Observatory Ventilation Issues–2 parts

Wall Height of a Roll-off Roof Observatory?

Advice on HomeDome Observatory Domes–4 parts

New Dome Manufacturer– Clear Skys Inc.

Remote Control Observatories Publication–on Remote Control topic page

Starting a Robo Scope Directory–on Remote Control topic page

Running Power to Remote Observatory–16 parts on Remote Power topic page

Off the Grid Observatories–6 parts on Remote Power topic page

Pier Location in a Dome for Wedge-Mounted LX200–2 parts

Observatory Design Considerations–2 parts

Plans for Building an Observatory on the Roof of a House

Issues in Building an Observatory on Top of a House

Observatory Design Books & Other Sources–5 parts

Determining SkyShed Observatory Dimensions

Zoning, Covenants, and Deed Restrictions Concerns–8 parts

Keeping Insects out of a Closed Observatory?

Ive searched the Web to plan a backyard observatory and found a few to learn from. Ive made a simple

Note: should open a new browser window over this one.

Youll find a really helpful .PDF document, At Home in a Dome, at Home Dome website:

Note: should open a new browser window over this one.

Dont let the title put you off. Download the whole .PDF doc (about 44 pages), and youll find a wealth of info.

I have worked with both roll off buildings and with domes for some years. I originally built a roll-off building because I liked the idea of having the entire sky visible to the unaided eye. On a dark night this is a wonder to behold. It is also nice to be able to slew from one part of the sky to another without having to worry about moving a dome.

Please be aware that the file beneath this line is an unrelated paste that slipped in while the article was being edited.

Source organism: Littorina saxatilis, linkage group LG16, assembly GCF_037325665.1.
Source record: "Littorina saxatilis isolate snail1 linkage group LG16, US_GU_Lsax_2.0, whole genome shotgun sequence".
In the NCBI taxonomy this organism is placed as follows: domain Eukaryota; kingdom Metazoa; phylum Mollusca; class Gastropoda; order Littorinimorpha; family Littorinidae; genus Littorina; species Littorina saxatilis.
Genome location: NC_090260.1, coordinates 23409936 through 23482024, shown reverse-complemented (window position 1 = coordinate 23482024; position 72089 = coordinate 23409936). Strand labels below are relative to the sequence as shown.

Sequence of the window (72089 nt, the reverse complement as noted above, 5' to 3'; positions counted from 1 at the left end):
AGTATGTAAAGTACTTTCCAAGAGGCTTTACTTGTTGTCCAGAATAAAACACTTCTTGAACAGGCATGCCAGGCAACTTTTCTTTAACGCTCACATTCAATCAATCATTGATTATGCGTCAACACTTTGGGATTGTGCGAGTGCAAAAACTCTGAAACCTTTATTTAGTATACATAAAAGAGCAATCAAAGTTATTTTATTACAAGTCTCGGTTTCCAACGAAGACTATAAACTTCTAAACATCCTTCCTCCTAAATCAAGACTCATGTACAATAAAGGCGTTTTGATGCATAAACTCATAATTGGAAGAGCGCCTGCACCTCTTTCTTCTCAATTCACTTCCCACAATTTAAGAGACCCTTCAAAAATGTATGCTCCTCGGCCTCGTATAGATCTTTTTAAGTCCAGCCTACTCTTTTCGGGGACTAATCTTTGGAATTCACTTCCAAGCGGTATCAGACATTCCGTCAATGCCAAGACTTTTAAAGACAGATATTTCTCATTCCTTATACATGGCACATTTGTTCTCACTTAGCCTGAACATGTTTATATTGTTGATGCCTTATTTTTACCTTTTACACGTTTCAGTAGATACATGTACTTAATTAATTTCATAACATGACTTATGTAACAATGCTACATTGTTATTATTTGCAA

That said, I would NEVER again build a roll-off structure. The dome protects against wind, is darker inside, and gives appreciable protection from the sky on clear nights. In a colder climate especially, your body is protected against radiation to the cold sky. I am in Wisconsin and have found that being totally exposed on our wonderfully clear winter nights is a severe trial. The comfort factor of a dome is appreciable. Dewing is much less because the scope is not exposed to the dark sky either. For more of Doc Gs thoughts,click here.

I now highly recommend a dome-type structure. This is especially true since the newer domes are entirely automated. I have just ordered a Pro Dome from Technical Innovations. These domes are well developed and have all of the features you need for full automation.